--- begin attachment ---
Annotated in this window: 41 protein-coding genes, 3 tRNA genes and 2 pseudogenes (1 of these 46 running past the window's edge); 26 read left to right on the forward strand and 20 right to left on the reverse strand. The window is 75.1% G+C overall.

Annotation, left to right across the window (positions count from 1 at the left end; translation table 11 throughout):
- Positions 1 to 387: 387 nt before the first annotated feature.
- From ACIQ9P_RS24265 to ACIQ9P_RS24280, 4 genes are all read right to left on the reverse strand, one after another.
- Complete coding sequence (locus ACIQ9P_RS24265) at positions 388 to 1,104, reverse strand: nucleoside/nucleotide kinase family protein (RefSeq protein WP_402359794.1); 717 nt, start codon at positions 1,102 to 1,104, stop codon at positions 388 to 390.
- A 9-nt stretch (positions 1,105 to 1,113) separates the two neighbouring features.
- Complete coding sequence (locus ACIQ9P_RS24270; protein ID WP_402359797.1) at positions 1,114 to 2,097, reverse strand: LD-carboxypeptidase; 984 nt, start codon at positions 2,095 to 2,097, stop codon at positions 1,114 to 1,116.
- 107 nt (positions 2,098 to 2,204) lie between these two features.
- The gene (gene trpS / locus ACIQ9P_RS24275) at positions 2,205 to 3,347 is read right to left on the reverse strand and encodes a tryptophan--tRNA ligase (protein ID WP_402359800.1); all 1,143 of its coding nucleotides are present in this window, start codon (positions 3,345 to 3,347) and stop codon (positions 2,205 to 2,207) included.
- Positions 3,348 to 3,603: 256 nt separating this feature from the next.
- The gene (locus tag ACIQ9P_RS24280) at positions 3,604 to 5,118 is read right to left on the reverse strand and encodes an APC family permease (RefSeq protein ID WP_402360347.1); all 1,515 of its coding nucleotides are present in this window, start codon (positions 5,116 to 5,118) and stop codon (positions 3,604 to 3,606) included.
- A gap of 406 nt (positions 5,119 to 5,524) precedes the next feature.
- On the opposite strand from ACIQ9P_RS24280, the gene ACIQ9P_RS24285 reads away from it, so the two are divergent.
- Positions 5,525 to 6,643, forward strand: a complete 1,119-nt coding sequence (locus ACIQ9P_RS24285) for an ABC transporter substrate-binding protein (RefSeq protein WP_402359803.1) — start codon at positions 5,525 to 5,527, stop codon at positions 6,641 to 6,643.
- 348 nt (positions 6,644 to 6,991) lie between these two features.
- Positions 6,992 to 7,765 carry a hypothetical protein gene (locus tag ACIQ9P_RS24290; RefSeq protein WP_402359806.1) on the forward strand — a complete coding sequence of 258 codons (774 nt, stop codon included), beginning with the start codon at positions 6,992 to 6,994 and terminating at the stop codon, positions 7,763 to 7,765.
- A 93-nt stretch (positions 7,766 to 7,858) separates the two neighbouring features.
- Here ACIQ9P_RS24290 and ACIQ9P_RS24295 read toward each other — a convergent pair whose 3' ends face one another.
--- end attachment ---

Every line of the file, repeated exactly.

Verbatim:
Annotated in this window: 41 protein-coding genes, 3 tRNA genes and 2 pseudogenes (1 of these 46 running past the window's edge); 26 read left to right on the forward strand and 20 right to left on the reverse strand. The window is 75.1% G+C overall.

Annotation, left to right across the window (positions count from 1 at the left end; translation table 11 throughout):
- Positions 1 to 387: 387 nt before the first annotated feature.
- From ACIQ9P_RS24265 to ACIQ9P_RS24280, 4 genes are all read right to left on the reverse strand, one after another.
- Complete coding sequence (locus ACIQ9P_RS24265) at positions 388 to 1,104, reverse strand: nucleoside/nucleotide kinase family protein (RefSeq protein WP_402359794.1); 717 nt, start codon at positions 1,102 to 1,104, stop codon at positions 388 to 390.
- A 9-nt stretch (positions 1,105 to 1,113) separates the two neighbouring features.
- Complete coding sequence (locus ACIQ9P_RS24270; protein ID WP_402359797.1) at positions 1,114 to 2,097, reverse strand: LD-carboxypeptidase; 984 nt, start codon at positions 2,095 to 2,097, stop codon at positions 1,114 to 1,116.
- 107 nt (positions 2,098 to 2,204) lie between these two features.
- The gene (gene trpS / locus ACIQ9P_RS24275) at positions 2,205 to 3,347 is read right to left on the reverse strand and encodes a tryptophan--tRNA ligase (protein ID WP_402359800.1); all 1,143 of its coding nucleotides are present in this window, start codon (positions 3,345 to 3,347) and stop codon (positions 2,205 to 2,207) included.
- Positions 3,348 to 3,603: 256 nt separating this feature from the next.
- The gene (locus tag ACIQ9P_RS24280) at positions 3,604 to 5,118 is read right to left on the reverse strand and encodes an APC family permease (RefSeq protein ID WP_402360347.1); all 1,515 of its coding nucleotides are present in this window, start codon (positions 5,116 to 5,118) and stop codon (positions 3,604 to 3,606) included.
- A gap of 406 nt (positions 5,119 to 5,524) precedes the next feature.
- On the opposite strand from ACIQ9P_RS24280, the gene ACIQ9P_RS24285 reads away from it, so the two are divergent.
- Positions 5,525 to 6,643, forward strand: a complete 1,119-nt coding sequence (locus ACIQ9P_RS24285) for an ABC transporter substrate-binding protein (RefSeq protein WP_402359803.1) — start codon at positions 5,525 to 5,527, stop codon at positions 6,641 to 6,643.
- 348 nt (positions 6,644 to 6,991) lie between these two features.
- Positions 6,992 to 7,765 carry a hypothetical protein gene (locus tag ACIQ9P_RS24290; RefSeq protein WP_402359806.1) on the forward strand — a complete coding sequence of 258 codons (774 nt, stop codon included), beginning with the start codon at positions 6,992 to 6,994 and terminating at the stop codon, positions 7,763 to 7,765.
- A 93-nt stretch (positions 7,766 to 7,858) separates the two neighbouring features.
- Here ACIQ9P_RS24290 and ACIQ9P_RS24295 read toward each other — a convergent pair whose 3' ends face one another.